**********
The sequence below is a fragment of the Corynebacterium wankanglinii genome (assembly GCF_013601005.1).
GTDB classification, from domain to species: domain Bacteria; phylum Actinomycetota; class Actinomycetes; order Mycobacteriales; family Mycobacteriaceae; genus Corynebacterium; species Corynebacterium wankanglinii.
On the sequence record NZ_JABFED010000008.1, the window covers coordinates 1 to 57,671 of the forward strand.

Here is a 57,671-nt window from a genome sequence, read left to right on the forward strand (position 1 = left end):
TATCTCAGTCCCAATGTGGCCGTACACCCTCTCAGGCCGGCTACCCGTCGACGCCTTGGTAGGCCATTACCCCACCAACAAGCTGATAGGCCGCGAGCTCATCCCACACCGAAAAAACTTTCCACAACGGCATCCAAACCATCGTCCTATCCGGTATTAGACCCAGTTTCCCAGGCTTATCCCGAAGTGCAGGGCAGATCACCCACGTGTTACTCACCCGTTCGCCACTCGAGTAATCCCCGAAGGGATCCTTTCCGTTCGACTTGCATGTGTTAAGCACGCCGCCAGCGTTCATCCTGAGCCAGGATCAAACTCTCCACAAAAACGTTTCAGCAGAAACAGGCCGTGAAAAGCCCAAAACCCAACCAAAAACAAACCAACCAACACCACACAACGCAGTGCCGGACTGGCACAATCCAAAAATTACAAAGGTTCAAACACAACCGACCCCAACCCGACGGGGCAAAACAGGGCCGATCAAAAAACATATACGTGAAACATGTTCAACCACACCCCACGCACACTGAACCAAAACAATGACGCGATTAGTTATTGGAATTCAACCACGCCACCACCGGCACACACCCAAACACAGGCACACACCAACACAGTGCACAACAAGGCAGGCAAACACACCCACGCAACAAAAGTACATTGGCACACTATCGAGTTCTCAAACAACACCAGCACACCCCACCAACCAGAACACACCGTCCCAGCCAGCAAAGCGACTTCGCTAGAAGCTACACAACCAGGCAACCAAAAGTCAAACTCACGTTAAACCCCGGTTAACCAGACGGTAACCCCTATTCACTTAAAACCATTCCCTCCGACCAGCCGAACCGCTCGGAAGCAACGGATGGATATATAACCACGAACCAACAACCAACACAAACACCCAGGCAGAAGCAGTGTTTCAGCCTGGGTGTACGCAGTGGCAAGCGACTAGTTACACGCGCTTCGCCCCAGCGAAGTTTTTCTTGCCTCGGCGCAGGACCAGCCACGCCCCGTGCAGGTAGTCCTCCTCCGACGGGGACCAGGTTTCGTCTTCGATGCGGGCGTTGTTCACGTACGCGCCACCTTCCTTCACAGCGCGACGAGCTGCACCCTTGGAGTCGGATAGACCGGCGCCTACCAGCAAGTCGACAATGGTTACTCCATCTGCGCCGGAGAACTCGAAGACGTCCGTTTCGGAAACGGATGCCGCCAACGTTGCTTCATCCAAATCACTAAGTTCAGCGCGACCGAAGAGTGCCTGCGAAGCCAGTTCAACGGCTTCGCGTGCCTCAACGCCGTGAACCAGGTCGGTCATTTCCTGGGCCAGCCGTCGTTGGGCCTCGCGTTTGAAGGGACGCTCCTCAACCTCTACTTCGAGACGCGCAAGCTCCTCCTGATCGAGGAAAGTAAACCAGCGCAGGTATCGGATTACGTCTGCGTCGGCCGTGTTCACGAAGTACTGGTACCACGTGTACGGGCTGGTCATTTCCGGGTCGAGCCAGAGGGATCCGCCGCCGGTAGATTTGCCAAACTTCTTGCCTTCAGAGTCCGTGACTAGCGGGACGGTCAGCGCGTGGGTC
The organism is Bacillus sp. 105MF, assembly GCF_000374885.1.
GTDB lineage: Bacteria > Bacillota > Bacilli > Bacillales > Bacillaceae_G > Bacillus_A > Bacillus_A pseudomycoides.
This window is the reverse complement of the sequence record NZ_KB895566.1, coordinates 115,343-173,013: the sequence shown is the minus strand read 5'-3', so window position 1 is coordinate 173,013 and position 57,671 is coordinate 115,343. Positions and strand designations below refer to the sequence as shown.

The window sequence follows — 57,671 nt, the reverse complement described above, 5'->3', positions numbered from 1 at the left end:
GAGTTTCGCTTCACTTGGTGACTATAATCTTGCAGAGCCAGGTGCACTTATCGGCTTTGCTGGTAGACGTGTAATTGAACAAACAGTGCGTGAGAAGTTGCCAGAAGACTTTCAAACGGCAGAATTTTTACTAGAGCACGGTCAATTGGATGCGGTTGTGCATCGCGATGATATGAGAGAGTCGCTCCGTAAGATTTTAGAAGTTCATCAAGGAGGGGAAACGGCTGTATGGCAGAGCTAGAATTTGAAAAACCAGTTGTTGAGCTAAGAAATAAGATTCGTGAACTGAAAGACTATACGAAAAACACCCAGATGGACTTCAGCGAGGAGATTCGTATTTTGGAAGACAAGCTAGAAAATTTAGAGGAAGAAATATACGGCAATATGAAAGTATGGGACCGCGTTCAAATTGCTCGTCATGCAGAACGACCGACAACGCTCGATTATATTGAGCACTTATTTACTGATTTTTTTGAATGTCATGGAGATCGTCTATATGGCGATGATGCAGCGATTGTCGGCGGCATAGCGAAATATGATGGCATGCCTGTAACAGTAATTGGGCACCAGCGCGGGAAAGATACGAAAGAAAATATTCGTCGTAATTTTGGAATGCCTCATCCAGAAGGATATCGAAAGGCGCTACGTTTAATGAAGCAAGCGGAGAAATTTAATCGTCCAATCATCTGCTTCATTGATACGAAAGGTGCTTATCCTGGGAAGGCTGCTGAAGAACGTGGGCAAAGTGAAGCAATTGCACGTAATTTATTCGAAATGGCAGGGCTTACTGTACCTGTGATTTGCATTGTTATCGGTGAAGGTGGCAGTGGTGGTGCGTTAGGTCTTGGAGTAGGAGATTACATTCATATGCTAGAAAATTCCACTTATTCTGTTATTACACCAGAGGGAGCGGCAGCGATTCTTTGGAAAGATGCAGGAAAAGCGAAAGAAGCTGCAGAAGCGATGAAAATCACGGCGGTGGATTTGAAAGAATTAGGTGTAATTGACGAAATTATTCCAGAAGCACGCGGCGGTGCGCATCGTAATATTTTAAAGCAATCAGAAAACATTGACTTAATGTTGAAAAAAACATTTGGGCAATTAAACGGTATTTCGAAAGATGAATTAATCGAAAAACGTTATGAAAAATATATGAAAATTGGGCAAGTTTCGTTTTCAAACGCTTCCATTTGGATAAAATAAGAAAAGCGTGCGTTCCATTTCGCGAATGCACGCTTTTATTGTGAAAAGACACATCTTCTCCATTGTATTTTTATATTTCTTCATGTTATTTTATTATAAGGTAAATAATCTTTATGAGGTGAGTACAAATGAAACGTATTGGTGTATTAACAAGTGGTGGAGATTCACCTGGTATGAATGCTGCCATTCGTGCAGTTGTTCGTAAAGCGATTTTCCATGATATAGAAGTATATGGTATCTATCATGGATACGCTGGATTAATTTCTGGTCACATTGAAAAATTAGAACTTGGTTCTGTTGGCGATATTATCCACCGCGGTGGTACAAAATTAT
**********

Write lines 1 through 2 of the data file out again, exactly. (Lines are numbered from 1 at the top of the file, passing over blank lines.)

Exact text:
The sequence below is a fragment of the Corynebacterium wankanglinii genome (assembly GCF_013601005.1).
GTDB classification, from domain to species: domain Bacteria; phylum Actinomycetota; class Actinomycetes; order Mycobacteriales; family Mycobacteriaceae; genus Corynebacterium; species Corynebacterium wankanglinii.